“It’s amazing that so many people are playing in courts from all places,” he said. “The only thing worse would be if they played a few blocks from City Hall.”
On Friday, two police officers were spotted and photographed standing by the tables watching the players play. They laughed among themselves and then left a few minutes later without doing anything, according to the photographer.
The NYPD said as of Thursday it had received seven 911 calls this year regarding gambling complaints at Columbus Park.
Despite the game, overall violent crime has historically been minimal in and around Columbus Park, with a few exceptions.
Last year, a man lost a kidney after a stranger dug it out with an 8-inch blade, at the intersection of Baxter and Worth streets.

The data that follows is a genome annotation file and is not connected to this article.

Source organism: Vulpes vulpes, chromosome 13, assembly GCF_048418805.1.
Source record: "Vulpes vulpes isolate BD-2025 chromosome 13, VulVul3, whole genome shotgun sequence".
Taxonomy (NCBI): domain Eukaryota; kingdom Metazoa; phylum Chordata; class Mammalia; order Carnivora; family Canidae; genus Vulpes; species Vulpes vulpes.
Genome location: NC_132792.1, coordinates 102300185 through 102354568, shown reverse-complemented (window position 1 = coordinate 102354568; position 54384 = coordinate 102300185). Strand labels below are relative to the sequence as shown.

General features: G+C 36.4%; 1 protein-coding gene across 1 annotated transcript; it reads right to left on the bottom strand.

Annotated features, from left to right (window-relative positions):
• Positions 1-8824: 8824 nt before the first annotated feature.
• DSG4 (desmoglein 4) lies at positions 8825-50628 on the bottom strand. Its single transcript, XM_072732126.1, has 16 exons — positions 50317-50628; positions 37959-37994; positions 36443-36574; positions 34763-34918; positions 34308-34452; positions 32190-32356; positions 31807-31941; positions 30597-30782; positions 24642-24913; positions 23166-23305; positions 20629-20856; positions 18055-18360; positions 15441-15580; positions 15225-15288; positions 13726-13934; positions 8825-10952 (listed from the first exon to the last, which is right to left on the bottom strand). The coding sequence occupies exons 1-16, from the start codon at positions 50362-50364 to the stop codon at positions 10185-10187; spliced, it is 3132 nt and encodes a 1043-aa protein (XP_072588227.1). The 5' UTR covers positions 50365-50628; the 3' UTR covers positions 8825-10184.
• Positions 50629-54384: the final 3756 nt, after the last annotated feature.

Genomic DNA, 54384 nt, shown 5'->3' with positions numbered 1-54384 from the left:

Local residents and traders said they’ve seen cops and park officials over the past few months sometimes ask for tents to be lowered – without making arrests or issuing summonses – only to see game organizers quickly put them back on. in place and restart the games after the departure of the authorities.
Parks Department spokeswoman Meghan Lalor said her agency “is aware” of the “problem” of gambling and is working with the NYPD “to enforce the no-play rule at Columbus Park.”
An NYPD spokesperson was more cryptic when asked about the game, saying simply that “the park is used daily by a large number of individuals in the Asian community for a variety of activities.”